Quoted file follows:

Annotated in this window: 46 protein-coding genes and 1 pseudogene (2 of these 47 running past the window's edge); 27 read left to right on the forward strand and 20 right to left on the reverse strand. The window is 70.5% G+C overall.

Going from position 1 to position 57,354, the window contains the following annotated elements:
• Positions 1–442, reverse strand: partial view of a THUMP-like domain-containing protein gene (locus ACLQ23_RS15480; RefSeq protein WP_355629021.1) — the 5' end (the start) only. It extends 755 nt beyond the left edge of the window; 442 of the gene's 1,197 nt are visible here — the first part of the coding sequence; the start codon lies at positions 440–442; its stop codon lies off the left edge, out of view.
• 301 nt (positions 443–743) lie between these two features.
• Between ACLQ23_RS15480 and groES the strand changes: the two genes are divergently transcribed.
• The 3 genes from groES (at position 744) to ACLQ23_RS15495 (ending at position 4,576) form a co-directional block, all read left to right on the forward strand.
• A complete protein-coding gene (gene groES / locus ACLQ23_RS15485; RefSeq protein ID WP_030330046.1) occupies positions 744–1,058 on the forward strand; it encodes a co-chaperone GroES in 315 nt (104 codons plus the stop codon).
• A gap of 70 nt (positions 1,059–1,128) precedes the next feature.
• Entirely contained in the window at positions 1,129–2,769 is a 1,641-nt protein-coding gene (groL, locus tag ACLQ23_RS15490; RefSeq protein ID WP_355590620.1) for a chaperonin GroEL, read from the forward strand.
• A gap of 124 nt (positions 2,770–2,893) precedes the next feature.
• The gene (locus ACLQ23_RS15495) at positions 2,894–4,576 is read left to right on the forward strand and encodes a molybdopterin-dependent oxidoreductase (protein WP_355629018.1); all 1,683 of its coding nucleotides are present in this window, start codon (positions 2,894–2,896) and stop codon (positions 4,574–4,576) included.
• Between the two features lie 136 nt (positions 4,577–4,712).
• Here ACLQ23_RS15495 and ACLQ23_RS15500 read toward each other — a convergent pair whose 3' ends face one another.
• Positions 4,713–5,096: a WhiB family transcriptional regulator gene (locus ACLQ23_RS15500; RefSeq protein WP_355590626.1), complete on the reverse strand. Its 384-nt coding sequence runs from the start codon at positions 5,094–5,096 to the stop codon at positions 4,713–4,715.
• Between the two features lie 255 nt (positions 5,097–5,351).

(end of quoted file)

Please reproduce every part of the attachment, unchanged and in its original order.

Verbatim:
Annotated in this window: 46 protein-coding genes and 1 pseudogene (2 of these 47 running past the window's edge); 27 read left to right on the forward strand and 20 right to left on the reverse strand. The window is 70.5% G+C overall.

Going from position 1 to position 57,354, the window contains the following annotated elements:
• Positions 1–442, reverse strand: partial view of a THUMP-like domain-containing protein gene (locus ACLQ23_RS15480; RefSeq protein WP_355629021.1) — the 5' end (the start) only. It extends 755 nt beyond the left edge of the window; 442 of the gene's 1,197 nt are visible here — the first part of the coding sequence; the start codon lies at positions 440–442; its stop codon lies off the left edge, out of view.
• 301 nt (positions 443–743) lie between these two features.
• Between ACLQ23_RS15480 and groES the strand changes: the two genes are divergently transcribed.
• The 3 genes from groES (at position 744) to ACLQ23_RS15495 (ending at position 4,576) form a co-directional block, all read left to right on the forward strand.
• A complete protein-coding gene (gene groES / locus ACLQ23_RS15485; RefSeq protein ID WP_030330046.1) occupies positions 744–1,058 on the forward strand; it encodes a co-chaperone GroES in 315 nt (104 codons plus the stop codon).
• A gap of 70 nt (positions 1,059–1,128) precedes the next feature.
• Entirely contained in the window at positions 1,129–2,769 is a 1,641-nt protein-coding gene (groL, locus tag ACLQ23_RS15490; RefSeq protein ID WP_355590620.1) for a chaperonin GroEL, read from the forward strand.
• A gap of 124 nt (positions 2,770–2,893) precedes the next feature.
• The gene (locus ACLQ23_RS15495) at positions 2,894–4,576 is read left to right on the forward strand and encodes a molybdopterin-dependent oxidoreductase (protein WP_355629018.1); all 1,683 of its coding nucleotides are present in this window, start codon (positions 2,894–2,896) and stop codon (positions 4,574–4,576) included.
• Between the two features lie 136 nt (positions 4,577–4,712).
• Here ACLQ23_RS15495 and ACLQ23_RS15500 read toward each other — a convergent pair whose 3' ends face one another.
• Positions 4,713–5,096: a WhiB family transcriptional regulator gene (locus ACLQ23_RS15500; RefSeq protein WP_355590626.1), complete on the reverse strand. Its 384-nt coding sequence runs from the start codon at positions 5,094–5,096 to the stop codon at positions 4,713–4,715.
• Between the two features lie 255 nt (positions 5,097–5,351).